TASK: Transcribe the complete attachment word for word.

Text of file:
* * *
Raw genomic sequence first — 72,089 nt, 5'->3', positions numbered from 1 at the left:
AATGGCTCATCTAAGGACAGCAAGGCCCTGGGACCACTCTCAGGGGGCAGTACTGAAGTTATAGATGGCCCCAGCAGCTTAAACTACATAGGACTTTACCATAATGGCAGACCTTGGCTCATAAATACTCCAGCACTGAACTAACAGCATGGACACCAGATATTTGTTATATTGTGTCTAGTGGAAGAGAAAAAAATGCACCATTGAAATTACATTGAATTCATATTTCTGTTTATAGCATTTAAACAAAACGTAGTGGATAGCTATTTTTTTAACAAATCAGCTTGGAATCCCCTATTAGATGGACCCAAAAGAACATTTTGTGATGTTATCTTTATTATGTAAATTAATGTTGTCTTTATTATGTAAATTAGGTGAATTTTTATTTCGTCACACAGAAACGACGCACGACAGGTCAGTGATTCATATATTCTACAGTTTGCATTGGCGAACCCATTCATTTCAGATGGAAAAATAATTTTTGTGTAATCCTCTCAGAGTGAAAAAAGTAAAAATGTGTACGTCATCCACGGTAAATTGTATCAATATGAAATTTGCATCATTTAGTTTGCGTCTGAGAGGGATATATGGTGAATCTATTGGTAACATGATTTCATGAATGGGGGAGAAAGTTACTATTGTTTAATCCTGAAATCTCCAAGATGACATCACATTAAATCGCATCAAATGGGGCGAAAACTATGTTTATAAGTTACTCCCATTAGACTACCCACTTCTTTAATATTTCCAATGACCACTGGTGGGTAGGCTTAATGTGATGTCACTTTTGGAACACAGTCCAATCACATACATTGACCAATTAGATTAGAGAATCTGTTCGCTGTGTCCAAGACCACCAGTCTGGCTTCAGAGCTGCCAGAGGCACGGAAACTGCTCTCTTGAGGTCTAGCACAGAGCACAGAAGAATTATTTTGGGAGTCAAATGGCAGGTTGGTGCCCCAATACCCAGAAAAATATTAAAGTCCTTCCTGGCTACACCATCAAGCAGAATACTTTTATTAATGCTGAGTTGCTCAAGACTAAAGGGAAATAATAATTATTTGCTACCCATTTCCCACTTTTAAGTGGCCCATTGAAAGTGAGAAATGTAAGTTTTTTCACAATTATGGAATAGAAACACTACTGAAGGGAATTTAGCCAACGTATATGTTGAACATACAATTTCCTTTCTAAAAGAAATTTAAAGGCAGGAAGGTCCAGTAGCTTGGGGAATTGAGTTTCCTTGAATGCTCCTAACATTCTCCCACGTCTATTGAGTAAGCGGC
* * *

Raw genomic sequence first — 72,089 nt, 5'->3', positions numbered from 1 at the left:
AATGGCTCATCTAAGGACAGCAAGGCCCTGGGACCACTCTCAGGGGGCAGTACTGAAGTTATAGATGGCCCCAGCAGCTTAAACTACATAGGACTTTACCATAATGGCAGACCTTGGCTCATAAATACTCCAGCACTGAACTAACAGCATGGACACCAGATATTTGTTATATTGTGTCTAGTGGAAGAGAAAAAAATGCACCATTGAAATTACATTGAATTCATATTTCTGTTTATAGCATTTAAACAAAACGTAGTGGATAGCTATTTTTTTAACAAATCAGCTTGGAATCCCCTATTAGATGGACCCAAAAGAACATTTTGTGATGTTATCTTTATTATGTAAATTAATGTTGTCTTTATTATGTAAATTAGGTGAATTTTTATTTCGTCACACAGAAACGACGCACGACAGGTCAGTGATTCATATATTCTACAGTTTGCATTGGCGAACCCATTCATTTCAGATGGAAAAATAATTTTTGTGTAATCCTCTCAGAGTGAAAAAAGTAAAAATGTGTACGTCATCCACGGTAAATTGTATCAATATGAAATTTGCATCATTTAGTTTGCGTCTGAGAGGGATATATGGTGAATCTATTGGTAACATGATTTCATGAATGGGGGAGAAAGTTACTATTGTTTAATCCTGAAATCTCCAAGATGACATCACATTAAATCGCATCAAATGGGGCGAAAACTATGTTTATAAGTTACTCCCATTAGACTACCCACTTCTTTAATATTTCCAATGACCACTGGTGGGTAGGCTTAATGTGATGTCACTTTTGGAACACAGTCCAATCACATACATTGACCAATTAGATTAGAGAATCTGTTCGCTGTGTCCAAGACCACCAGTCTGGCTTCAGAGCTGCCAGAGGCACGGAAACTGCTCTCTTGAGGTCTAGCACAGAGCACAGAAGAATTATTTTGGGAGTCAAATGGCAGGTTGGTGCCCCAATACCCAGAAAAATATTAAAGTCCTTCCTGGCTACACCATCAAGCAGAATACTTTTATTAATGCTGAGTTGCTCAAGACTAAAGGGAAATAATAATTATTTGCTACCCATTTCCCACTTTTAAGTGGCCCATTGAAAGTGAGAAATGTAAGTTTTTTCACAATTATGGAATAGAAACACTACTGAAGGGAATTTAGCCAACGTATATGTTGAACATACAATTTCCTTTCTAAAAGAAATTTAAAGGCAGGAAGGTCCAGTAGCTTGGGGAATTGAGTTTCCTTGAATGCTCCTAACATTCTCCCACGTCTATTGAGTAAGCGGC